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Palau Bans Shark Fishing

This is some of the best conservation news I've heard in ages. The island nation of Palau has decided to ban shark fishing in its waters, a territory of ocean about the size of Texas.  The New York Times points out that the tiny, impoverished nation of 20,000 is going to have trouble policing the ban, but it still remains an important step in the preservation of the oceans.

Almost every nation banned whaling ages ago, and I have been waiting for shark fishing to be next on the list.  Ecologically speaking, charks are a terrible choice both for sport fishing and for commercial fishing. Sharks are an apex predator, which means that they hold a key position in the ocean's ecology.  Many shark species are both long lived and slow to breed, which means that their numbers are replenished slowly - when fishing pressures allow them to rebound, that is!  

Sharks are the wolves of the sea, both metaphorically and ecologically, and you see what kind of a fuss people kick up when a state wants to allow wolf hunting. But who speaks for the shark?  The truth is, very few conservation agencies are working to preserve the shark, despite the ongoing popularity of Discovery Channel's Shark Week.  

All it takes is one shark attack off the coast of Hawaii, and the next thing you know everyone's out in the sea armed with spear guns trying to catch "the killer."  (A preposterous idea if ever there was one - but try telling that to some people. Sharks occupy a strange space in the American mind, like the boogeyman but for grown-ups.)

As with most oceanic ecological conservation discussions, the Japanese are to blame for shark deaths far out of proportion to any other nation on the planet.  Japan continues to see the ocean as its own personal larder, and Japanese commercial fishing companies are positively ruthless.  They seem not to understand that the ocean is not, in fact, a bottomless pantry which is constantly being replenished from an unseen source.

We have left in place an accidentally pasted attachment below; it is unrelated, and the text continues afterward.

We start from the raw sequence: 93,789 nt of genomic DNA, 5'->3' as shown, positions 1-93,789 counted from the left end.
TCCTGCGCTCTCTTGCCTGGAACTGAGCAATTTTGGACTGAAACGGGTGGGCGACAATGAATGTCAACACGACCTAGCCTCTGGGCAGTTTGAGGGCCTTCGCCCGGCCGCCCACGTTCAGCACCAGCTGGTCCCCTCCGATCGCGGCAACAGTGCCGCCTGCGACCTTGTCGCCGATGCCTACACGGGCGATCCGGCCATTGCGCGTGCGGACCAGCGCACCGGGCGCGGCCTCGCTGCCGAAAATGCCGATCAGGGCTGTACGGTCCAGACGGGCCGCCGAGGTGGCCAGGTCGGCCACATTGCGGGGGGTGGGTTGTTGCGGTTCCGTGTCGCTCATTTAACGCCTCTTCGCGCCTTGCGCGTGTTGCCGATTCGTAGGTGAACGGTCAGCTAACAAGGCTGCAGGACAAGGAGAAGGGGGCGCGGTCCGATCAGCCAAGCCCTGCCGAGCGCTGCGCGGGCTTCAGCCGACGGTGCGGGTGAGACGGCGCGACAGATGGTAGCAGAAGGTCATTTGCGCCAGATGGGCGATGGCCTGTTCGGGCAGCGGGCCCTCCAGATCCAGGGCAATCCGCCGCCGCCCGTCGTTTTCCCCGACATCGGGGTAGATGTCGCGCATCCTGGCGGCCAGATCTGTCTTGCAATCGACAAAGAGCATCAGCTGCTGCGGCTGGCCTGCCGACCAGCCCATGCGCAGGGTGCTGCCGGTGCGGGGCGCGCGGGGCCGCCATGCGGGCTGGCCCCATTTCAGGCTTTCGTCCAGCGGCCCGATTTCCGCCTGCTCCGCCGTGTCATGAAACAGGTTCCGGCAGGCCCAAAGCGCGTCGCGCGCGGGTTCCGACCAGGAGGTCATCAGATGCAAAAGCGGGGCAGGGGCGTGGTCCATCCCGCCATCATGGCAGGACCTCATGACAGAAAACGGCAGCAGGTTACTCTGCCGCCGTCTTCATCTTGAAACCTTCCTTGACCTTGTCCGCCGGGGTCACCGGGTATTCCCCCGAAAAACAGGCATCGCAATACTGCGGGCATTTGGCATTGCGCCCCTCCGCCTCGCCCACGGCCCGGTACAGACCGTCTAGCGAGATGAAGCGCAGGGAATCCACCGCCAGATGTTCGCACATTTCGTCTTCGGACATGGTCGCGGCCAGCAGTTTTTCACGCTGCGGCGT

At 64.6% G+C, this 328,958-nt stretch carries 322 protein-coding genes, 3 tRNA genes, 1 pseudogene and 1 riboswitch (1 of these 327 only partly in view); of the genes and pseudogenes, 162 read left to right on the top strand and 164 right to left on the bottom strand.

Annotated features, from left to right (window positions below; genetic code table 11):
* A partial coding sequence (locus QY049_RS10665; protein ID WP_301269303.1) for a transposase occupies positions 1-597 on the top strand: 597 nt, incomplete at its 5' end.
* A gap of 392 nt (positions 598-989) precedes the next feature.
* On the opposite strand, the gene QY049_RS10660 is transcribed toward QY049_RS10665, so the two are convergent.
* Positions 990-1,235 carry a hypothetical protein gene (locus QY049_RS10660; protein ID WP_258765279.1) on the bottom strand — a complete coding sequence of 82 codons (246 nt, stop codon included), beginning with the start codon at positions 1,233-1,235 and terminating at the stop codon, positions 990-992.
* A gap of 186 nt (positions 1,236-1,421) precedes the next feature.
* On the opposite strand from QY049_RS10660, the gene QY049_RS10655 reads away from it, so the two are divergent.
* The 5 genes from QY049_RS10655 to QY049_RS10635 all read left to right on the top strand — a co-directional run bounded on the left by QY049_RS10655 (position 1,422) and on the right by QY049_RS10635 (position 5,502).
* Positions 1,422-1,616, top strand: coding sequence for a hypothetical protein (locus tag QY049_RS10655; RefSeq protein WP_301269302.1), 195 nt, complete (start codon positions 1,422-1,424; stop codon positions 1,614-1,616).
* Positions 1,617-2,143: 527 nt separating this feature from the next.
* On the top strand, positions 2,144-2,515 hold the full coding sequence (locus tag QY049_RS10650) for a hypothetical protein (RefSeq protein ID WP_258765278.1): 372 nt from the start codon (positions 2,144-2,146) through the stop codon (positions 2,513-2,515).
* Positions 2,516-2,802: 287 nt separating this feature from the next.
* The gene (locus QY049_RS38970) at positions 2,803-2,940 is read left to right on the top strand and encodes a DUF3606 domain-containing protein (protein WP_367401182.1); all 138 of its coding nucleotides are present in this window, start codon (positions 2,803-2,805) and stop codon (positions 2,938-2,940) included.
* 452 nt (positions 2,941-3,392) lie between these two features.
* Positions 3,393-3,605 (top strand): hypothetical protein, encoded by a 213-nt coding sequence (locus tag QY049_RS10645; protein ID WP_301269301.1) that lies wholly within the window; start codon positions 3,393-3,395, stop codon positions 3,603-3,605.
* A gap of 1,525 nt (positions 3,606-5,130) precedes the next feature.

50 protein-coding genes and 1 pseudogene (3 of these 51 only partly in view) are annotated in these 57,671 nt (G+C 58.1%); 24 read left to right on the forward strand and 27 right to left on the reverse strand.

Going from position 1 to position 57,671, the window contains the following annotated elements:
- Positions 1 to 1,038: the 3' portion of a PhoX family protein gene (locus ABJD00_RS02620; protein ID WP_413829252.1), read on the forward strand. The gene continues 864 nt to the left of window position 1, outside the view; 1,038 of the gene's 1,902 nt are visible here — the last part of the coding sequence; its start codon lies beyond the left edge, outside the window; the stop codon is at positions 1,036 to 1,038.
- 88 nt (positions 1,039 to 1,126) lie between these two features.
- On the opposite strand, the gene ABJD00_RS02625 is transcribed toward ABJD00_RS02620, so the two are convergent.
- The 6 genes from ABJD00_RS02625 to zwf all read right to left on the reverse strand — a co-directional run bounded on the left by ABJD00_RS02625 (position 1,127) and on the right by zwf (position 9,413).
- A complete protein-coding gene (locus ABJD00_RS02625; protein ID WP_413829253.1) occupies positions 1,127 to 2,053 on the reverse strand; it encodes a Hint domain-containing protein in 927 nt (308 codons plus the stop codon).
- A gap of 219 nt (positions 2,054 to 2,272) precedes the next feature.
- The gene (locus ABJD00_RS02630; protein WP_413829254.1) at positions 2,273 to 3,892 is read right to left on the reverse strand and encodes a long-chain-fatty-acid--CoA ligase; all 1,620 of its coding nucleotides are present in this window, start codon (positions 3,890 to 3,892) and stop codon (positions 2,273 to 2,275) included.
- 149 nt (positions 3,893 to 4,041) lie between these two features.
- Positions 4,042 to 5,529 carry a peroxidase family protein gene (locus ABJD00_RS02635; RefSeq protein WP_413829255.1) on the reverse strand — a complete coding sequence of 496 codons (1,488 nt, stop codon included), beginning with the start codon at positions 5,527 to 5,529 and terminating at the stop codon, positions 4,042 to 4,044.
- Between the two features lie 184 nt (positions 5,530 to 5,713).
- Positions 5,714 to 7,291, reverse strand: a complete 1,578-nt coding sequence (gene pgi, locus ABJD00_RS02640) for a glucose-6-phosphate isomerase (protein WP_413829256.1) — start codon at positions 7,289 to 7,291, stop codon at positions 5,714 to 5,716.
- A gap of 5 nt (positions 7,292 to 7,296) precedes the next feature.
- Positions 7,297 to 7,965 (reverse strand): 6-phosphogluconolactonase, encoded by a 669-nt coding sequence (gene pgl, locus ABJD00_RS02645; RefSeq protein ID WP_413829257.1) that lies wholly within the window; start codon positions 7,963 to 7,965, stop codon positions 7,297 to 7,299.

I know that cultural relativism ("to each his own/every opinion is valid") is considered the majority opinion these days.  But as far as I'm concerned, the Asian market's appetite for shark fin soup is simply unforgivable.  People who eat shark fin soup are aware that for the most part, the sharks are caught, their fins are cut off, and their bodies are dumped back in the ocean where they struggle to swim (limbless now) to safety, only to bleed to death.  But they don't care, these shark fin soup eaters, they just slurp up.  Seriously, this is the kind of thing that makes me despair for our species.  Not just the shark fin harvest, but the indifference of the consumers that encourages it.  After all, if everyone stopped eating shark fin soup, the shark fin fishery would end overnight.

Err, where was I?  Oh right, the ability of nations to curtail environmental destruction.  Palau is small, with only a single boat to patrol and enforce their shark protection area.  I'm keeping my fingers crossed that some agency - be it Greenpeace or their more outspoken cousin the Sea Shepherd Society - will give the folks in Palau a hand. The sharks deserve it.